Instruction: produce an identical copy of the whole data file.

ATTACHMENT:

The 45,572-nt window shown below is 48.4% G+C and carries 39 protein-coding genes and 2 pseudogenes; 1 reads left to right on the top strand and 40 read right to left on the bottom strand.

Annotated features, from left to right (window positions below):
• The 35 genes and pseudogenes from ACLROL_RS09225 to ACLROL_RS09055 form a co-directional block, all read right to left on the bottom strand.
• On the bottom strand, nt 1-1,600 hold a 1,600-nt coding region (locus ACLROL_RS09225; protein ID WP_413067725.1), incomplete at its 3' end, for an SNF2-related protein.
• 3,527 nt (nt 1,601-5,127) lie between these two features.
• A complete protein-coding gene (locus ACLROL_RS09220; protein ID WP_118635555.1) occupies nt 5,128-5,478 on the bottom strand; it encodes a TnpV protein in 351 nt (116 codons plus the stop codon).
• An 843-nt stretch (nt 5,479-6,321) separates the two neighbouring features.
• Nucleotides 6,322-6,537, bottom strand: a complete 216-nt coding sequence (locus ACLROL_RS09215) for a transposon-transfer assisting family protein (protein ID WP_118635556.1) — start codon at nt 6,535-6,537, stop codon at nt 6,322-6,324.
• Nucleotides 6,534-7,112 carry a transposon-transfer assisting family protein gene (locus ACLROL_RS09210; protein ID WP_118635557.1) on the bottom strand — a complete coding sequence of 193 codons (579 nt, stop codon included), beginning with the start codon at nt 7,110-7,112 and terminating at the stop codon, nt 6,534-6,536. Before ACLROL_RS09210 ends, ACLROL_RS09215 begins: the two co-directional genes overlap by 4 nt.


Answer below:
The 45,572-nt window shown below is 48.4% G+C and carries 39 protein-coding genes and 2 pseudogenes; 1 reads left to right on the top strand and 40 read right to left on the bottom strand.

Annotated features, from left to right (window positions below):
• The 35 genes and pseudogenes from ACLROL_RS09225 to ACLROL_RS09055 form a co-directional block, all read right to left on the bottom strand.
• On the bottom strand, nt 1-1,600 hold a 1,600-nt coding region (locus ACLROL_RS09225; protein ID WP_413067725.1), incomplete at its 3' end, for an SNF2-related protein.
• 3,527 nt (nt 1,601-5,127) lie between these two features.
• A complete protein-coding gene (locus ACLROL_RS09220; protein ID WP_118635555.1) occupies nt 5,128-5,478 on the bottom strand; it encodes a TnpV protein in 351 nt (116 codons plus the stop codon).
• An 843-nt stretch (nt 5,479-6,321) separates the two neighbouring features.
• Nucleotides 6,322-6,537, bottom strand: a complete 216-nt coding sequence (locus ACLROL_RS09215) for a transposon-transfer assisting family protein (protein ID WP_118635556.1) — start codon at nt 6,535-6,537, stop codon at nt 6,322-6,324.
• Nucleotides 6,534-7,112 carry a transposon-transfer assisting family protein gene (locus ACLROL_RS09210; protein ID WP_118635557.1) on the bottom strand — a complete coding sequence of 193 codons (579 nt, stop codon included), beginning with the start codon at nt 7,110-7,112 and terminating at the stop codon, nt 6,534-6,536. Before ACLROL_RS09210 ends, ACLROL_RS09215 begins: the two co-directional genes overlap by 4 nt.